The Maritime History of the Great Lakes
Upper Canada Herald (Kingston, ON), Nov. 20, 1838

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p.1 Distressing Accident - a small sailboat upsets on way from Point au Pelee island to main shore and 5 people drown. [Sandwich Herald Nov. 6th]

On Tuesday morning last the schooner Wood Duck, Capt. Graham, sailed from Niagara for Oakville, and when about 15 miles from the former place, discovered to windward a vessel in distress. Captain Graham, notwithstanding the gale and heavy seas, made sail for her and came along side - found her to be a small sloop from Port Hope, called the Water Witch, laden with potatoes, etc. for Toronto, and water-logged; two of the crew had been washed overboard, the one was clinging fast to the mast, unable to help himself, Captain Graham at the risk of his own life rescued the sufferer, and took him on board his own vessel, and soon arrived safe in Oakville. His hands and feet are terribly swollen, and he is now at the Oakville House fast recovering.

Too much praise cannot be given to Capt. Graham for his humane conduct, when in such a gale as that which occurred on Tuesday last, and with so small a craft as the Wood Duck he should have made the rescue when vessels of a larger class deemed it impudent to attempt it. The survivor's name is James Hartings - the sloop is drifting about on the lake yet it is supposed. The two that were drowned were Jarvis Harting, and Stanhope Jellet. [Toronto Herald]

Extract from a letter received at this office dated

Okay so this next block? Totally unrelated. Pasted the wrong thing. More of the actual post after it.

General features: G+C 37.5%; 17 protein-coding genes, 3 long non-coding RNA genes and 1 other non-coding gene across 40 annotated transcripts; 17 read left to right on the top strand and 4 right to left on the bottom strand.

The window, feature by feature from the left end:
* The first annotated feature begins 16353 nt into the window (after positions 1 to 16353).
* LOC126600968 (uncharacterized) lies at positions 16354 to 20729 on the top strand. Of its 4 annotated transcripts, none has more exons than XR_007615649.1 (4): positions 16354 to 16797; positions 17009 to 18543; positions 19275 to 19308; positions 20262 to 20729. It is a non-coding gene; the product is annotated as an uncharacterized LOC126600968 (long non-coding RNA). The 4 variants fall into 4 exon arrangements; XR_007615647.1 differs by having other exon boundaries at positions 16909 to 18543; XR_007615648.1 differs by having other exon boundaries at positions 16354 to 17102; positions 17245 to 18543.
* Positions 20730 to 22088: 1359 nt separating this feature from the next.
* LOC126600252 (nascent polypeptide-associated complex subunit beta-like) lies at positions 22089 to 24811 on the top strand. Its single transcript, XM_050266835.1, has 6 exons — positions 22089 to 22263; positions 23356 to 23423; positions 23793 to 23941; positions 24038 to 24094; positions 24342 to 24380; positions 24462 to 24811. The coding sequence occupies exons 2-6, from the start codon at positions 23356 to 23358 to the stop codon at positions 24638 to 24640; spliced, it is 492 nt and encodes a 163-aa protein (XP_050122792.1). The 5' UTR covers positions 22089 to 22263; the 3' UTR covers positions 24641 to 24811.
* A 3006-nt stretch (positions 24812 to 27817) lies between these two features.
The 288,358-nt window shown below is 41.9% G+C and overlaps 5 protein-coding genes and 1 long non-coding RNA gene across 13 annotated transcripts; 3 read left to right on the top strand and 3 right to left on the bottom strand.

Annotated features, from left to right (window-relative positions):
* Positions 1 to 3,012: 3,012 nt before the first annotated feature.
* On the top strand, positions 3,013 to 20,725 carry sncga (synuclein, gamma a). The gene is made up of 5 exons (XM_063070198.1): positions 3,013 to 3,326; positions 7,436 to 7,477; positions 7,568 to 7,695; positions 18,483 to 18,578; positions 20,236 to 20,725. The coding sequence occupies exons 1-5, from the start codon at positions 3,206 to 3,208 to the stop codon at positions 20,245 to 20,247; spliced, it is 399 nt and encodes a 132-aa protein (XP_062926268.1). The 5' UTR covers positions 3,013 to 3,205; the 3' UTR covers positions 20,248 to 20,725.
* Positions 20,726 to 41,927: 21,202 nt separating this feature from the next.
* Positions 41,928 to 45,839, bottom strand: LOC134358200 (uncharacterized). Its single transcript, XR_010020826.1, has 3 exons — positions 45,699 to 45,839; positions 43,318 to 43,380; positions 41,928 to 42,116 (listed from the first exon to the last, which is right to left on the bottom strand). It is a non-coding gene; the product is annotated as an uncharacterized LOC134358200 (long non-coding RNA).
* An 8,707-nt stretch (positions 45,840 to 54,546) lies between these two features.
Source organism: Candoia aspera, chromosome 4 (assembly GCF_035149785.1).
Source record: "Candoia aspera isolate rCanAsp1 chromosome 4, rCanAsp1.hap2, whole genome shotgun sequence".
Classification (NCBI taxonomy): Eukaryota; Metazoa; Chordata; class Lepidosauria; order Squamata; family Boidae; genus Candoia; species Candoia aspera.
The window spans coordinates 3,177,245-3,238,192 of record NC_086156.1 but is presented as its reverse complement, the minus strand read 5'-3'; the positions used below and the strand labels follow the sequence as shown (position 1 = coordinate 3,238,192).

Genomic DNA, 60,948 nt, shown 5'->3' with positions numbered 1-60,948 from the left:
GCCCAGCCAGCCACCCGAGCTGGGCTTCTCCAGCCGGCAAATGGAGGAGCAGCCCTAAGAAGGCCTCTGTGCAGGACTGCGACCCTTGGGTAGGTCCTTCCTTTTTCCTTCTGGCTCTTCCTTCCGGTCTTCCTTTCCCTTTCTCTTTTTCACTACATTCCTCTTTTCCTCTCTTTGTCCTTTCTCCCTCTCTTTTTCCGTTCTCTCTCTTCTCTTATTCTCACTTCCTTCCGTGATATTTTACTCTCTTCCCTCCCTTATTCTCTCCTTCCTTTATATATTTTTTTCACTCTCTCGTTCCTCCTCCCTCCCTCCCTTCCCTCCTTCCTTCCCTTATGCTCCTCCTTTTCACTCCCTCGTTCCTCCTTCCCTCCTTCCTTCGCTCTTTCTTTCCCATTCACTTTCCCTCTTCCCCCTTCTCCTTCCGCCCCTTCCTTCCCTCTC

"Oakville, 8th November, 1838"

Our Light House at the Oakville Harbour, is at last completed, and lighted up every night in first rate style. Some of the Captains of vessels who have come into the harbour since it was finished, pronounce it the most brilliant light on Lake Ontario. [Toronto Herald]

The Brougham steamer which was captured by the rebels is a good deal crippled in her machinery, and was towed down to Lachine yesterday




on the 12th at Prescott; use of steamers Experiment, Cobourg, Traveller, United States. [Chronicle & Gazette]

Gale on Lake Erie - A severe gale was experienced on Lake Erie, on Monday night, the 5th inst., in which no less than thirteen heavily laden vessels, including a steamboat had been beached, between Grand River and Erie.

The amount of loss, as far as ascertained, is variously estimated. It will probably range from $100,000 to $200,000 - being much larger than ever before experienced on the lake, from a gale of so short duration. It is gratifying to be able to say that no loss of human life has been heard of.

p.3 movement of troops by steamers St. George and Kingston.

The steamer Dragon arrived at La Chine yesterday at 3 o'clock, P.M., with over 20 prisoners...[Montreal Herald Nov. 17th]

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Nov. 20, 1838
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Rick Neilson
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Public domain: Copyright has expired according to the applicable Canadian or American laws. No restrictions on use.
Maritime History of the Great Lakes
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Upper Canada Herald (Kingston, ON), Nov. 20, 1838